MI-CEMI’S POSITION ON…
We are a collaborative of expert organizations in Michigan who believe in leaving nobody behind when it comes to criminal justice reform. An enormous percentage of people in Michigan’s prisons will one day return home to their communities, and how they return is critical to public safety, human dignity, and protecting human rights. Reserving reform for people with low-level, non-violent charges is counterproductive and almost always ensures people who served time for serious offenses come home without the tools or support necessary to ensure successful reintegration back into their communities.
Traditional stakeholders in the criminal justice system (prosecutors, sheriffs, judges, police associations, and other law enforcement bodies) share our desire for the protection of public safety but often insist on more restrictive policies. Too often, the result means reform legislation gets watered-down in ways that are based on anecdotes and politics instead of on the available public policy research.
In the criminal justice reform landscape, many evidence-based and comprehensive efforts have been negatively impacted by hostile lobbies who are wed to the old tough on crime rhetoric of years past. Carving out crime categories to appease stakeholders is a negotiating tactic that has gained traction in recent criminal justice work across the country. Recently groups from across the political spectrum have started to work together to seriously address the wide-spectrum of reform concerns including systemic racism, inequality, and human rights.
As a collaborative committed to deeply challenging all that leads to mass incarceration, mass imprisonment, and continued state control and surveillance after incarceration, we commit to collectively addressing the practice of carving out crime categories in the negotiation of policies, procedures, and practices. Collaborative member organizations will challenge this practice in both public and private forums. We will work from the overarching value of inclusion.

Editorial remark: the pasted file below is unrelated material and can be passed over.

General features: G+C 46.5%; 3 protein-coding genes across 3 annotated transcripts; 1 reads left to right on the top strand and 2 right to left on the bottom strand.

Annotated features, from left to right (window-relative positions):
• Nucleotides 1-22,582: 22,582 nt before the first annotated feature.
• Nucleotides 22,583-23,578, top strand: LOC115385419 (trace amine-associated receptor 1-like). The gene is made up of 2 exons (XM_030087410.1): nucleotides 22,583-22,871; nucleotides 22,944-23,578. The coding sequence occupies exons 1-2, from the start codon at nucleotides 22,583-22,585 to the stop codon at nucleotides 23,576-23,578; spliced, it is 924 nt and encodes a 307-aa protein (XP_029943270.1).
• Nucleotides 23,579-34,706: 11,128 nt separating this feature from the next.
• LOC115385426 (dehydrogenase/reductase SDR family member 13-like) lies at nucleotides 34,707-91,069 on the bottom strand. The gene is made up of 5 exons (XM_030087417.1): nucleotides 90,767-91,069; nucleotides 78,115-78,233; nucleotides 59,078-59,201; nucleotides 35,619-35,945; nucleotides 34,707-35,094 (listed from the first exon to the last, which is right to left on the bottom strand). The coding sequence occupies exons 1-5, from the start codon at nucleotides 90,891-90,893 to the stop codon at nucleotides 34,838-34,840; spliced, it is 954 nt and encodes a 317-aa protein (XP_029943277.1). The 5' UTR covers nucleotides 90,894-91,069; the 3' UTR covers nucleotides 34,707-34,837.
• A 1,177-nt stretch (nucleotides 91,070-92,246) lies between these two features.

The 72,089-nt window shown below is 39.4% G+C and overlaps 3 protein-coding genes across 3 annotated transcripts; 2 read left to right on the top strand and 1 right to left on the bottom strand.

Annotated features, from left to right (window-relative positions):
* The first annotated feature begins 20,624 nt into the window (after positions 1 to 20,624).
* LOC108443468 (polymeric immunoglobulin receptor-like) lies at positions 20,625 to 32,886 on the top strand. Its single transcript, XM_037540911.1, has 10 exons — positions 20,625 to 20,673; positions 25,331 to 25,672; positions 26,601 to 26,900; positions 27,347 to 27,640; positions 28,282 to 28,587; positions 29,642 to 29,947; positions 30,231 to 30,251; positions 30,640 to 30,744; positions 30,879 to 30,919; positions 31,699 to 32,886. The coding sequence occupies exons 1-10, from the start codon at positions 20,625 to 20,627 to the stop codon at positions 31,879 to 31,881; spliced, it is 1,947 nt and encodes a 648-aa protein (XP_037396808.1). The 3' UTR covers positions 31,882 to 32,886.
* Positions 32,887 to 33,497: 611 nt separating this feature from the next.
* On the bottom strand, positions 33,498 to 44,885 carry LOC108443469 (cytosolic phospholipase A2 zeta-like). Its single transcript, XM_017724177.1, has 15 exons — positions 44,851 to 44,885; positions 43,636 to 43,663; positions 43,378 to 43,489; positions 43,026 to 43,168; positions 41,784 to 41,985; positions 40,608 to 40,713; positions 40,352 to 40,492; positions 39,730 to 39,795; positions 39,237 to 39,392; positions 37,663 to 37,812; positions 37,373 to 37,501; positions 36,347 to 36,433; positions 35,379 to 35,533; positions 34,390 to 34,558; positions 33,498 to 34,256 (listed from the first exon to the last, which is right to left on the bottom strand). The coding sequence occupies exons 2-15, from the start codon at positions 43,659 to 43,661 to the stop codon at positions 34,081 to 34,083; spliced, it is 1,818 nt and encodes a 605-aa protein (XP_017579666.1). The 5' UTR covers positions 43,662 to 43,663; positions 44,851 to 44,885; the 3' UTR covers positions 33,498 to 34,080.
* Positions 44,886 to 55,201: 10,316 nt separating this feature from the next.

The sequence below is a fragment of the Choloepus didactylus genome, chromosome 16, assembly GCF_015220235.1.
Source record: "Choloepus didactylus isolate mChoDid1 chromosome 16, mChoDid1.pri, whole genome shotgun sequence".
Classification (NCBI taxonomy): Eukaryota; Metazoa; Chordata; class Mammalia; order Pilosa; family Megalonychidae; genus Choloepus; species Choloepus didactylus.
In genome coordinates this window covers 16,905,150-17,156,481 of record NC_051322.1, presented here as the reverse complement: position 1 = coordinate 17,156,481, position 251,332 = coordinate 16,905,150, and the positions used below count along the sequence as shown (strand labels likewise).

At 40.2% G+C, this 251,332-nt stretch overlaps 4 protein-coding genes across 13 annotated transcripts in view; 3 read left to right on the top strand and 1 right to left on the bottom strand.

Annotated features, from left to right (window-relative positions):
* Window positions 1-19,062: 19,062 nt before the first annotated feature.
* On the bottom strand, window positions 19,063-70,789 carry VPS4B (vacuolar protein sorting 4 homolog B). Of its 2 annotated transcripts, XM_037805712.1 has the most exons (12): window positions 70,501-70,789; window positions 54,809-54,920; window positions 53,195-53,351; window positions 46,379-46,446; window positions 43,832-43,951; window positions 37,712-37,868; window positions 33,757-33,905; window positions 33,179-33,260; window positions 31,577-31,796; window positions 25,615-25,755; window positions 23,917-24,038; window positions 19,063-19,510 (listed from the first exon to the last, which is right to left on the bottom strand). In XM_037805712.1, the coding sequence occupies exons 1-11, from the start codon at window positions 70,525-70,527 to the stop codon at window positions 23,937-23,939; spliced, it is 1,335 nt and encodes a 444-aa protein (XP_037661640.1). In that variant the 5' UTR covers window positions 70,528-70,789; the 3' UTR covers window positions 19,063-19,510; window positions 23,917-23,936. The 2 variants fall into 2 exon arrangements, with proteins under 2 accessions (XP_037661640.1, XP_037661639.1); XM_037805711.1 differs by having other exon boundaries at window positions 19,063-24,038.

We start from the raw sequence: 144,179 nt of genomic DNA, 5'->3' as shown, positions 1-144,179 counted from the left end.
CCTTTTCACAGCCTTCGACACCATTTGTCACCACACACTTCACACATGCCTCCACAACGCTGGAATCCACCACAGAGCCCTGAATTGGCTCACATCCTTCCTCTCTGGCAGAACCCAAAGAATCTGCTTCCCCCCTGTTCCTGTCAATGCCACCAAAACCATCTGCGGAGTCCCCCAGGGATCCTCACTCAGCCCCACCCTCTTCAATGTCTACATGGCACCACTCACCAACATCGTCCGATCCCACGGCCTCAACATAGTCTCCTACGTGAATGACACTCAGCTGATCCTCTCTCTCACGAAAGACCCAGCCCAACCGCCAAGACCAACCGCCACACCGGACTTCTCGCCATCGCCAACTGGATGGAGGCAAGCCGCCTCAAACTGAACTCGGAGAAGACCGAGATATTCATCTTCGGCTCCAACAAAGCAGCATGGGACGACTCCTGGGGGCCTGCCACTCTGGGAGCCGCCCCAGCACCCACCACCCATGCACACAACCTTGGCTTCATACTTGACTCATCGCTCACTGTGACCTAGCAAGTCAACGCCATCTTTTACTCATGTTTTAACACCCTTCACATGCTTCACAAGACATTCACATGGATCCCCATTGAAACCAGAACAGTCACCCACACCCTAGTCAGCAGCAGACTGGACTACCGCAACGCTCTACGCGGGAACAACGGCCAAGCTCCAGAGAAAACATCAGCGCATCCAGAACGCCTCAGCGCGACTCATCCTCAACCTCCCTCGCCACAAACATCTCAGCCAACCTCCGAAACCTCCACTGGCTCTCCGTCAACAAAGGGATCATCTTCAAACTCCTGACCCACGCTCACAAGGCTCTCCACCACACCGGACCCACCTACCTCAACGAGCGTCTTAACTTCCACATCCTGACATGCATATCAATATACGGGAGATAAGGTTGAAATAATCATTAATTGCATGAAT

We know that we cannot fully and meaningfully address mass incarceration, by avoiding harder cases. We understand the nuances and complicated social factors related to violent harms in communities like murder, assault with intent to commit murder, and sexual violence. We do not believe that a justice system should be rooted in retributive practices. We believe not only in the possibility for individuals to change, but also hold the values of redemption, transformation, and accountability at the center of our work to end mass incarceration.
We commit to seeking the, often undervalued, input of people who are or have been incarcerated or are under state control when working with power holders on the creation of policies, procedures, and practices. In doing so we enter such space with a wide net. We refuse to reflexively sign-on to policies, procedures, or practices that exclude categories of people based on offense type simply for expediency.
At a minimum, we, as a collaborative, will insist stakeholders should have evidence-based impact statements for any and all suggested carve-outs going forward. We also recognize that carve-outs have been used and shaped existing laws. We will work to make sure the principles of this document are applied retroactively to legislation that left people out.